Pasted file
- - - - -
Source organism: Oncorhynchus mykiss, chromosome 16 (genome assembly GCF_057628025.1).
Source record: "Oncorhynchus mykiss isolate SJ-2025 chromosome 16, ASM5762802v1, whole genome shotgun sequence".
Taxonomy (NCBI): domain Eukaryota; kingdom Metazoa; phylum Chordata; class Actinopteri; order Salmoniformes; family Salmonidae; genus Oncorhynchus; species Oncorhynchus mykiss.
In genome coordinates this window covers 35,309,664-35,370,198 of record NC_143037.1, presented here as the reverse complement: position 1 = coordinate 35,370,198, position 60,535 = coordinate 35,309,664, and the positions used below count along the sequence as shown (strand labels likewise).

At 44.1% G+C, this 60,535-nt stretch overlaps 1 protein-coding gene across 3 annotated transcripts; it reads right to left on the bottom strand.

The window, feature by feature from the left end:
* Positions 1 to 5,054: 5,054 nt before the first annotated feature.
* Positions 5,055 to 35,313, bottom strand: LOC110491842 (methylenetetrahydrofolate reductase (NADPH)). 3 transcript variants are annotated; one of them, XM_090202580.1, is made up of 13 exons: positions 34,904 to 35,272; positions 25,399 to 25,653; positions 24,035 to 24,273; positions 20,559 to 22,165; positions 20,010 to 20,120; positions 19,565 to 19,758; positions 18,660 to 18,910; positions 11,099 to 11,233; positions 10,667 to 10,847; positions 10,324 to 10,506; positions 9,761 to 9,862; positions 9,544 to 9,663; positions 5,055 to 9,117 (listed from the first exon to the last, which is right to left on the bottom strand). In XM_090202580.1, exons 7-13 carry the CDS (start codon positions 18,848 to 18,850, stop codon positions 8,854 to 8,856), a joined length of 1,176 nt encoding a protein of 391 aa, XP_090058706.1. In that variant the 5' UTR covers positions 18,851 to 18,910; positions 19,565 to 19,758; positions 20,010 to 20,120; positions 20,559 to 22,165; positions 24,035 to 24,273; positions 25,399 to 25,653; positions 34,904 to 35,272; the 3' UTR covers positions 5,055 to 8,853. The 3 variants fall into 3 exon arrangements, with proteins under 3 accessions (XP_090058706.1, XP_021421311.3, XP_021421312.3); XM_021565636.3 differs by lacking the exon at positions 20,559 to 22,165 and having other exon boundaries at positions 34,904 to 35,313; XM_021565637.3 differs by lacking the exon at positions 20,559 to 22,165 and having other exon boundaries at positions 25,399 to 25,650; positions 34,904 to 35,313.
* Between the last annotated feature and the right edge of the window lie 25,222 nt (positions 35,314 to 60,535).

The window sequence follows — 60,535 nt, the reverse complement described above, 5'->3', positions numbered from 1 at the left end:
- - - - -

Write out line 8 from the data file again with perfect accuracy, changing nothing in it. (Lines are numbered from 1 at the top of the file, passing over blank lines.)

* Positions 5,055 to 35,313, bottom strand: LOC110491842 (methylenetetrahydrofolate reductase (NADPH)). 3 transcript variants are annotated; one of them, XM_090202580.1, is made up of 13 exons: positions 34,904 to 35,272; positions 25,399 to 25,653; positions 24,035 to 24,273; positions 20,559 to 22,165; positions 20,010 to 20,120; positions 19,565 to 19,758; positions 18,660 to 18,910; positions 11,099 to 11,233; positions 10,667 to 10,847; positions 10,324 to 10,506; positions 9,761 to 9,862; positions 9,544 to 9,663; positions 5,055 to 9,117 (listed from the first exon to the last, which is right to left on the bottom strand). In XM_090202580.1, exons 7-13 carry the CDS (start codon positions 18,848 to 18,850, stop codon positions 8,854 to 8,856), a joined length of 1,176 nt encoding a protein of 391 aa, XP_090058706.1. In that variant the 5' UTR covers positions 18,851 to 18,910; positions 19,565 to 19,758; positions 20,010 to 20,120; positions 20,559 to 22,165; positions 24,035 to 24,273; positions 25,399 to 25,653; positions 34,904 to 35,272; the 3' UTR covers positions 5,055 to 8,853. The 3 variants fall into 3 exon arrangements, with proteins under 3 accessions (XP_090058706.1, XP_021421311.3, XP_021421312.3); XM_021565636.3 differs by lacking the exon at positions 20,559 to 22,165 and having other exon boundaries at positions 34,904 to 35,313; XM_021565637.3 differs by lacking the exon at positions 20,559 to 22,165 and having other exon boundaries at positions 25,399 to 25,650; positions 34,904 to 35,313.